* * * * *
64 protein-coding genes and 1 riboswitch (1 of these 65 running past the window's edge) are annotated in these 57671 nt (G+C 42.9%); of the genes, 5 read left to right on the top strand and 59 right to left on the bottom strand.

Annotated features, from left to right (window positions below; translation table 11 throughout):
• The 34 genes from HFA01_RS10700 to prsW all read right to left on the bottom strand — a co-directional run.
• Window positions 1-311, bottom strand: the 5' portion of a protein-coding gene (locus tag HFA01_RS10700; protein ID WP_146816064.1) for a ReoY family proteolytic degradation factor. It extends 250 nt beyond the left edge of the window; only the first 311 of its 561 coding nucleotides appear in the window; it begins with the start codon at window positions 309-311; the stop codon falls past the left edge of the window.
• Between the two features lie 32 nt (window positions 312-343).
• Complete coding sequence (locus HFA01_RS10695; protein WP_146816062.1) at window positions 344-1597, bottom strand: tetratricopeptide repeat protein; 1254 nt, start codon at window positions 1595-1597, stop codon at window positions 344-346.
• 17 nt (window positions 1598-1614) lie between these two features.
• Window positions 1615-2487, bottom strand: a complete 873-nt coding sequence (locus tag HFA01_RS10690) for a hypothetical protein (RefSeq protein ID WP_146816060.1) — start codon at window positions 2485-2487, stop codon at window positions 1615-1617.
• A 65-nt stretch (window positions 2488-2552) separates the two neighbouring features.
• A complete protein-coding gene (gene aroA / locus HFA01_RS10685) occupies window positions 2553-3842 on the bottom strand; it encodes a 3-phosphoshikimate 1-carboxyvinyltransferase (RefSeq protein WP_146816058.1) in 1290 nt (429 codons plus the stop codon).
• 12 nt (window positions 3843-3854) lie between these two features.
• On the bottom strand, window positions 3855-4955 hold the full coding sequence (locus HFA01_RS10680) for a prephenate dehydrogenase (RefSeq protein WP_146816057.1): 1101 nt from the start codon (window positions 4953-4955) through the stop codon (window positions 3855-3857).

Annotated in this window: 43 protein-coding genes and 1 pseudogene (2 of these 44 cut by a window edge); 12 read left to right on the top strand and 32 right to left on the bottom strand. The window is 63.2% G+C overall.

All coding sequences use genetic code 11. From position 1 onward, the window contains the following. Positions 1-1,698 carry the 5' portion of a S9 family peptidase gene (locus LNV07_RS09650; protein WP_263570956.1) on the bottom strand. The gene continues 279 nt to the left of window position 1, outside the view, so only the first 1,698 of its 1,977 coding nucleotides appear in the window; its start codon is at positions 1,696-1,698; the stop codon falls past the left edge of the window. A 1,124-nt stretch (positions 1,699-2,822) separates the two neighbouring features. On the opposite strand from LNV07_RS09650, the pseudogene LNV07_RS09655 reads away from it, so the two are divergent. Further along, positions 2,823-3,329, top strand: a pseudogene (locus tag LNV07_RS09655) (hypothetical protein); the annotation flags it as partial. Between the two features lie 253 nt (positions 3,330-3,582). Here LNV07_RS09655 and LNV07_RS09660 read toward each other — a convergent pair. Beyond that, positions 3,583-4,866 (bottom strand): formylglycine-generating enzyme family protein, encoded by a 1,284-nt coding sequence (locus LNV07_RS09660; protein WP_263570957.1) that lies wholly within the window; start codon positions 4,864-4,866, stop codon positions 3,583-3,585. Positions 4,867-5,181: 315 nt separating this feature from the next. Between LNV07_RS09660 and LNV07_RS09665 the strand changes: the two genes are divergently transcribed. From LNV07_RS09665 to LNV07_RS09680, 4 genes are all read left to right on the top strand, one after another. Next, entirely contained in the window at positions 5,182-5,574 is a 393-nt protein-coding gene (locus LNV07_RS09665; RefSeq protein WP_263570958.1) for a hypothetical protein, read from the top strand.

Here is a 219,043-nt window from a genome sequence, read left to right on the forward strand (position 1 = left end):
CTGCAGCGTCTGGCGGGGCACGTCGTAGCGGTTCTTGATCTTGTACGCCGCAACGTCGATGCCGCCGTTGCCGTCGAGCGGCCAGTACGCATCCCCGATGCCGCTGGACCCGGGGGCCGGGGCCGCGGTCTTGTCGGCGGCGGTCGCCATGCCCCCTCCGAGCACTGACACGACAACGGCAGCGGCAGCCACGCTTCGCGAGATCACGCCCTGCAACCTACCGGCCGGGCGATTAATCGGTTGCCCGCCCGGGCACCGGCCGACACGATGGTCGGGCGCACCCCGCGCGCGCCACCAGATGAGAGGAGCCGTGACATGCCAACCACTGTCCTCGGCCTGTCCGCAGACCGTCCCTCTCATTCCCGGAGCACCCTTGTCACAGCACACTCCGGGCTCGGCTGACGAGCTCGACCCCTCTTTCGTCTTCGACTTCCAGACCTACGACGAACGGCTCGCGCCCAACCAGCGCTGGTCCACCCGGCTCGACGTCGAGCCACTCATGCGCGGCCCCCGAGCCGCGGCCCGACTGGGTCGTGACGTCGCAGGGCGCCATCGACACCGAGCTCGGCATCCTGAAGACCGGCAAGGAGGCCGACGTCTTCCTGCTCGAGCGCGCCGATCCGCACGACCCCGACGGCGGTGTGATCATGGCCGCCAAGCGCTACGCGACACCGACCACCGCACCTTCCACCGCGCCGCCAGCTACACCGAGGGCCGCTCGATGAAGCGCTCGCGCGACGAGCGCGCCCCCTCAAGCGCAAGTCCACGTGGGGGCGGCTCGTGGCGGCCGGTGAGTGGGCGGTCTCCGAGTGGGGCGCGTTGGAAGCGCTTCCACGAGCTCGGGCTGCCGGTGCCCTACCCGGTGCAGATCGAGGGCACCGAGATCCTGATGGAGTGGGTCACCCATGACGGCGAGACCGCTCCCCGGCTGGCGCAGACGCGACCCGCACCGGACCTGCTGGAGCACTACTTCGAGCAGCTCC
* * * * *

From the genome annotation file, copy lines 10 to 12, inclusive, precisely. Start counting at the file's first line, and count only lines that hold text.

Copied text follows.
• A complete protein-coding gene (gene aroA / locus HFA01_RS10685) occupies window positions 2553-3842 on the bottom strand; it encodes a 3-phosphoshikimate 1-carboxyvinyltransferase (RefSeq protein WP_146816058.1) in 1290 nt (429 codons plus the stop codon).
• 12 nt (window positions 3843-3854) lie between these two features.
• On the bottom strand, window positions 3855-4955 hold the full coding sequence (locus HFA01_RS10680) for a prephenate dehydrogenase (RefSeq protein WP_146816057.1): 1101 nt from the start codon (window positions 4953-4955) through the stop codon (window positions 3855-3857).